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Mitt Romney Thinks Ketanji Jackson Child Porn Attacks ‘Off Course,’ Will Not Impact How He Votes


Sen. Mitt Romney (R-UT) reportedly believes it is “off course” for Republicans to attack Biden Supreme Court nominee Ketanji Brown Jackson for giving out lenient sentences to those in possession of child pornography.

According to Washington Post congressional correspondent Paul Kane, Mitt Romney told him that claims about Ketanji Brown Jackson’s record on child pornography sentencing will not affect his vote.

“Romney tells me that child-porn angle via Hawley/Cruz is wrong, won’t impact how he votes,” said Kane. “‘It struck me that it was off course, meaning the attacks were off course that came from some. And there is no there, there.’”


“Still might vote against KBJ,” added Kane.

News of Romney’s position did not go over well with conservatives.

Accusations about Ketanji Jackson’s child porn leniency were first leveled by Sen. Josh Hawley (R-MO) in a Twitter thread last week when he reviewed her record going all the way back to college.

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“Judge Jackson has a pattern of letting child porn offenders off the hook for their appalling crimes, both as a judge and as a policymaker,” he noted. “She’s been advocating for it since law school. This goes beyond ‘soft on crime.’ I’m concerned that this a record that endangers our children.”

“As far back as her time in law school, Judge Jackson has questioned making convicts register as sex offenders – saying it leads to ‘stigmatization and ostracism,’” he added. “She’s suggested public policy is driven by a ‘climate of fear, hatred & revenge’ against sex offenders.”

When questioning Ketanji Jackson during the confirmation hearings, Hawley centered on one particular case in which she gave a person in possession of child pornography only three months in prison while refusing to label them a pedophile.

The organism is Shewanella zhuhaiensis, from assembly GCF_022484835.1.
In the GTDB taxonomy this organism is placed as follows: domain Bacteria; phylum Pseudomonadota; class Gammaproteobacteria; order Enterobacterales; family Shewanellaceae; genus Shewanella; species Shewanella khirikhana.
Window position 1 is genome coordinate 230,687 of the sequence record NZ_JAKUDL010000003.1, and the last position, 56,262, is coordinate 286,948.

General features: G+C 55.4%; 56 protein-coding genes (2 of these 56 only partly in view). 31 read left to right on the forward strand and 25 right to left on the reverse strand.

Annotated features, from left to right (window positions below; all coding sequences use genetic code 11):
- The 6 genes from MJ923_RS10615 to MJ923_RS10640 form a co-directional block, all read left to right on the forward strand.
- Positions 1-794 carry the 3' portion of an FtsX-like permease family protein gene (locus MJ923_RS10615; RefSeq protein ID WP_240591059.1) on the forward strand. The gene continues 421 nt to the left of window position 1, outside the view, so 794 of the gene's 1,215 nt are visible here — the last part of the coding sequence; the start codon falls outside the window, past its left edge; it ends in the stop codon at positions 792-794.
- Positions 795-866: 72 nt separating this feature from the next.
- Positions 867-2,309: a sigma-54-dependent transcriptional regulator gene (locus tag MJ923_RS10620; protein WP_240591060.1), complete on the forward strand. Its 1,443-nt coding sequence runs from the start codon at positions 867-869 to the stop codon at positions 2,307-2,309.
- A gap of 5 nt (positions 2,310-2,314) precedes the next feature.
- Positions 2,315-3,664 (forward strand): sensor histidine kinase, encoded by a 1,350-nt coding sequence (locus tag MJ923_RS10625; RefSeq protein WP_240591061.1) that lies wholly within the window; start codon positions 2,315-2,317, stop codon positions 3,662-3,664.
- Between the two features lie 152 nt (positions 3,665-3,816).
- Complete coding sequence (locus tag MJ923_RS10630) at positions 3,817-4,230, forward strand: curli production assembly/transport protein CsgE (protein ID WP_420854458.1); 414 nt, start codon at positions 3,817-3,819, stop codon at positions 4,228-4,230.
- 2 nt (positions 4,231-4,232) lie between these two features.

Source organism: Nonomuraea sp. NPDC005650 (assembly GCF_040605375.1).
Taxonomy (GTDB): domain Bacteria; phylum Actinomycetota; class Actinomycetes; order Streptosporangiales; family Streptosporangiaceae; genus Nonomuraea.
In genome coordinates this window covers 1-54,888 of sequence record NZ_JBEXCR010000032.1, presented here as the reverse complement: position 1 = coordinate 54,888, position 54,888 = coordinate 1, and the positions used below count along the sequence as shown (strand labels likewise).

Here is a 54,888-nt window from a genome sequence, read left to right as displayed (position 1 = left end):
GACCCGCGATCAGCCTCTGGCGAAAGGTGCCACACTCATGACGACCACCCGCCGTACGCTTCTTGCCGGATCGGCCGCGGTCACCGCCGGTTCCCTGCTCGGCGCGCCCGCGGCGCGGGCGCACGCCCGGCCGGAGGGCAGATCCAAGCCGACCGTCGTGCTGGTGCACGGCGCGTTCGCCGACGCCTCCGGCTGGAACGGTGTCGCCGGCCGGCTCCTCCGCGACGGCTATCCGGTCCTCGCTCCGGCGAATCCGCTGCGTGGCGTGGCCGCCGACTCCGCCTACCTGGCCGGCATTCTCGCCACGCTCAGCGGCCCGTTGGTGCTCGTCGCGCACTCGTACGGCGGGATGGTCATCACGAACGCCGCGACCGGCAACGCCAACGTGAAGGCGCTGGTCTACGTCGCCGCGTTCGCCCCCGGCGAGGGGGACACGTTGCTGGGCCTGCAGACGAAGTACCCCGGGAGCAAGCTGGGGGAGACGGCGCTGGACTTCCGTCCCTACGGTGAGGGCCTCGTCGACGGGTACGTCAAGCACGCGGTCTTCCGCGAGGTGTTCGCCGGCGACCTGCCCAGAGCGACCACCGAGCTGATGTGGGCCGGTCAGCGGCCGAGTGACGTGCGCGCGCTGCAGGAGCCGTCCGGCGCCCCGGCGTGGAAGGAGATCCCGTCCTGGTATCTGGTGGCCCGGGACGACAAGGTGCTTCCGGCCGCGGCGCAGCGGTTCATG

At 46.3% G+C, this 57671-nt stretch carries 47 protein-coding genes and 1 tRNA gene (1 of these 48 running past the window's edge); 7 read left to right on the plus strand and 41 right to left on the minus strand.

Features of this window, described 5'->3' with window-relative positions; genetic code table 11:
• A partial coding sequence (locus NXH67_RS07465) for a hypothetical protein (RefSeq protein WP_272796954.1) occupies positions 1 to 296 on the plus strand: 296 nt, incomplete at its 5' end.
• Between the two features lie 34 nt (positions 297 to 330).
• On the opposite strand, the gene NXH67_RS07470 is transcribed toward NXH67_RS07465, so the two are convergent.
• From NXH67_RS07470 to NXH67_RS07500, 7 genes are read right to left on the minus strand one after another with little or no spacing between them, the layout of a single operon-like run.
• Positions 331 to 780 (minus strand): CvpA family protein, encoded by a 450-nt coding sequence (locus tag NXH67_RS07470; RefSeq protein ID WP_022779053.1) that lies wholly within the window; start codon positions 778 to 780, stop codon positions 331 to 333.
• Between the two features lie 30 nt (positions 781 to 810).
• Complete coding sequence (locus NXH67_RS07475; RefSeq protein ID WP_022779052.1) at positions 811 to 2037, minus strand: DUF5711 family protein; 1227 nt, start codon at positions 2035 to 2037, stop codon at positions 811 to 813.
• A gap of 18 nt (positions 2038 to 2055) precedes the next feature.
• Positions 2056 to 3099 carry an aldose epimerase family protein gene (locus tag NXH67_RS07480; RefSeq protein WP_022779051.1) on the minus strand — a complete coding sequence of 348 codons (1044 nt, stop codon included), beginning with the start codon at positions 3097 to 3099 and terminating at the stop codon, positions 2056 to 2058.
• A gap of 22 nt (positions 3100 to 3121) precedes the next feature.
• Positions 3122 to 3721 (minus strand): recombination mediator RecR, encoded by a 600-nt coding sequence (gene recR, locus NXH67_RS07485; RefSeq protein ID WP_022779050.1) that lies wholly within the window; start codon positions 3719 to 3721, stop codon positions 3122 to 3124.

“You said to him, ‘This is a truly difficult situation. I appreciate that your family is in the audience. I feel so sorry for them and for you, and for the anguish this has caused all of you. I feel terrible about the collateral consequences of this conviction,’” Hawley charged.

“Then. you said, ‘Pedophiles are truly shunned in this society,’” he added. “I’m just trying to figure out, Judge, is he the victim here? Or are the victims?”

Ketanji called the case “unusual,” arguing that the defense wanted probation for the offender, who had just graduated high school, and that she wanted to avoid “unwarranted sentencing disparities.”

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When questioned by Sen. Dick Durbin (D-IL), Ketanji said that she was following statutes set by congress.

“The statute [set by Congress] doesn’t say ‘impose the highest possible penalty for this sickening and egregious crime.’ The statute says ‘calculate the guidelines, but also look at various aspects of this offense and impose a sentence that is sufficient but not greater than necessary to promote the purposes of punishment,’” Ketanju explained.

Ketanji further noted that those statutes were created at a time when “more serious child pornography offenders” were judged based on the “number of photographs that they received in the mail,” adding that they “made total sense before when we didn’t have internet.”

“But the way that the guideline is now structured based on that set of circumstances is leading to extreme disparities in the system because it’s so easy for people to get volumes of this kind of material now by computers,” she said. “It’s not doing the work of differentiating who is a more serious offender in the way that it used to. So, the commission has taken that into account, and perhaps more importantly, courts are adjusting their sentences in order to account for the changed circumstances — but it says nothing about the court’s view of the seriousness of this offense.”

Story cited here.

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